d Psa, 57. 4. Pro. 12, 18. h Psa. 54. 7. & 92.11. & 112.8 m Psa. 83. 18.

e Psa. 10.11, 18. See Job 22.13. * Heb. mine observers, Psa n See Job 15. 23.

f 1 Sam. 19. 16. Psa. 2. 4, 56. 2. 7 Heb. to eat.

* Heb. my high place.P.s. 62.2. So Gen. 4. 12, 15. * Or, If they be not satis

s Psa. 21.8. Or, go before me, k Pro. 12. 18. & 18, 7, fied, then they will stay all —Ed. i Psa. 7. 9. night.

* ... But I will sing of thy power; Yea, I will sing aloud of thy mercy in the morning: For thou hast been my defence and refuge in the day of my trouble. 17 Unto thee, "O my strength ! will I sing; For God is my defence, and the God of my mercy.

o Exod. 15, 2.

INTRODUCTION TO PSALM LVI.

PSALM OF DAVID.

In his flight from Saul, David came to Ramah, a city in the southwest of Benjamin, the abode of Samuel, and rehearsed to the prophet all that had transpired. From Ramah they then removed to Naioth, a place within or near the suburbs of Ramah, where David continued some time with Samuel. David well knew that no power in the kingdom could shelter him from the vengeance of Saul, unless it were the great personal influence of this prophet of God. It was Samuel that first anointed Saul, and afterward confirmed him in his kingdom; and to his counsels and admonitions both the king and the people were accustomed to render the profoundest respect. According to the genius of the Hebrew theocracy, the prophet, as the plenipotentiary of Jehovah, held a rank above the magistrate, and even the regular priesthood, so that his word, when given as the oracle of God, became the supreme law of the land. Samuel was a universally accredited prophet of God; in earlier life, too, he had officiated as judge, or supreme magistrate of all the tribes: and, both in his civil and prophetic character, he was venerated and beloved by the nation. Under these circumstances, David hoped to find with Samuel a refuge from the fury of Saul. In this, however, he was doomed to disappointment. Three successive despatches from Saul arrived at Naioth, with orders to arrest David, and, after them, Saul himself appeared; but all were frustrated by the singular interposition of God. 1 Samuel xix, 18–24.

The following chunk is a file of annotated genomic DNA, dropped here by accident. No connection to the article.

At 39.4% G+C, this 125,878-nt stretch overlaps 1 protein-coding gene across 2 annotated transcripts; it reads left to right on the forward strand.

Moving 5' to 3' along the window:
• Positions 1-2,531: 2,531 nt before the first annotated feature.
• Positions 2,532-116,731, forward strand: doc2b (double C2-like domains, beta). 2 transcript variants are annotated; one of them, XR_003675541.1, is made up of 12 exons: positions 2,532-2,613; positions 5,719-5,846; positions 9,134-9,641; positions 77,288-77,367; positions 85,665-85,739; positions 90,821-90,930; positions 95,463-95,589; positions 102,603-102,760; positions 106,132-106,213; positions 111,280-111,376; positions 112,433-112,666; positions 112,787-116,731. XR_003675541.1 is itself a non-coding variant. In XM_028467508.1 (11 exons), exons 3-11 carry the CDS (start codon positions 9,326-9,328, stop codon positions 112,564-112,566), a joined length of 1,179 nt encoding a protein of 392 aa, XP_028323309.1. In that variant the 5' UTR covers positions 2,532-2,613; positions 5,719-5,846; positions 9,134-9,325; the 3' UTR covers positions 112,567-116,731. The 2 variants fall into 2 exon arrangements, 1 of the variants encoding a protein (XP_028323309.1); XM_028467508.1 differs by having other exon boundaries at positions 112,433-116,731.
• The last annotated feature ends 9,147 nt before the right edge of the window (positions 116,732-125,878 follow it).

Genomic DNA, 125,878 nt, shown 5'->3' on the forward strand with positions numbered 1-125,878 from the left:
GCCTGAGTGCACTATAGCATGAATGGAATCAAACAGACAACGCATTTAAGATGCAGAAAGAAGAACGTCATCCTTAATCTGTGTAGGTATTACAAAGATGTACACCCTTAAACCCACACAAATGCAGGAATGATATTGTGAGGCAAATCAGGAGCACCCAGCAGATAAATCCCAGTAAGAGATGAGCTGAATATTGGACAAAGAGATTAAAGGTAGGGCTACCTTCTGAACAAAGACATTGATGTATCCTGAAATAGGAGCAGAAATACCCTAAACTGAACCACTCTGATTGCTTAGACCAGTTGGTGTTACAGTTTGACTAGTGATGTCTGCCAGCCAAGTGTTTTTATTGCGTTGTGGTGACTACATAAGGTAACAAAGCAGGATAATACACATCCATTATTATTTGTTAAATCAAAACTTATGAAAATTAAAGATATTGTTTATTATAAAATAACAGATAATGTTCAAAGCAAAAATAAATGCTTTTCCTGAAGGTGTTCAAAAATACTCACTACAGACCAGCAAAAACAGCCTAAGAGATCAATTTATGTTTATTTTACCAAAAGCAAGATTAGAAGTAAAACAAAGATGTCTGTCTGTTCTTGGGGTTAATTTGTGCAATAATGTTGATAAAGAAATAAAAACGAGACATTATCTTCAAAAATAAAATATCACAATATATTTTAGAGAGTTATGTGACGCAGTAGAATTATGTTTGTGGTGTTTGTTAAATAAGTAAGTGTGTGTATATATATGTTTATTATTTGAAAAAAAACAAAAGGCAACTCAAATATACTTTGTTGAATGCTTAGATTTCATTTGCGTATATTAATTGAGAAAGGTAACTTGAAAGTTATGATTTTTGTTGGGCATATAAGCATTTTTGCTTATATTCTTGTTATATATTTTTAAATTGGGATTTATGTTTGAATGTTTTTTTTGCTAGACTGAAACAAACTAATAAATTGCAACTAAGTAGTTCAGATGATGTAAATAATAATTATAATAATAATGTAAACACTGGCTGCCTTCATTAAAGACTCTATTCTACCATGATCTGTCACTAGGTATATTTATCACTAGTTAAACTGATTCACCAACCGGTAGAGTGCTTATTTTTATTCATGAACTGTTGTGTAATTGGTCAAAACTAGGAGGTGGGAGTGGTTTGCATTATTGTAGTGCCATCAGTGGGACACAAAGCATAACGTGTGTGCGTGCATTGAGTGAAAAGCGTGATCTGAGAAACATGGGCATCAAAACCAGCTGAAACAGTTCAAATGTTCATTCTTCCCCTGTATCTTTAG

Though delivered for the present from his persecutor, David clearly saw, by the daring of these abortive attempts, that Saul had lost his veneration for the sacred authority of Samuel, whose extreme age, (being now about ninety years old), probably unfitted him for any active interference with public affairs. No power in the kingdom could now open an asylum for the fugitive prince, or avert the vindictive jealousy of Saul, and David beheld with dismay the perilous strait to which he was reduced. Whither now should he flee? Should he leave his native land, the covenant people, to dwell an exile with some heathen nation? In the distress and perplexity of his condition, he sees no other avenue of escape; and yet, before he adopts this desperate alternative, though he had often proved the faithlessness of Saul, he resolves to make one more effort to sound his feelings and test his intentions. Contrary to all evidences of the past, he still hopes that the violent measures of the king might have been induced by his malady, and a more placable temper might, as on former occasions, return with the periodical abatement of his disorder. This forlorn hope, now to be put to the test, was all that alleviated the dismal prospect of exilement.

Leaving “Naioth in Ramah,” therefore, David now returned, and cautiously sought an interview with Jonathan. They met as brothers, and with many affecting pledges of mutual affection. The plan is consummated, and Jonathan again undertakes the delicate business of sounding the mind of his father. The result of this well-managed plan decided the position of all parties. It now became evident, beyond hope of recall, that the enmity of Saul was settled and implacable. The mild and just remonstrance of Jonathan was answered by the javelin of Saul, which he always kept about his person, both as a sceptre and a weapon of defence. It was at a public feast at the New Moon, and upon receiving this indignity, “Jonathan arose from the table in fierce anger, and did eat no meat the second day of the month; for he was grieved for David, because his father had done him shame.”

The day following, Jonathan repaired to the field where David lay concealed, to inform him of the hopeless state of affairs. The last resort had failed; the feelings of Saul were more keenly incensed by the friendly overtures of Jonathan,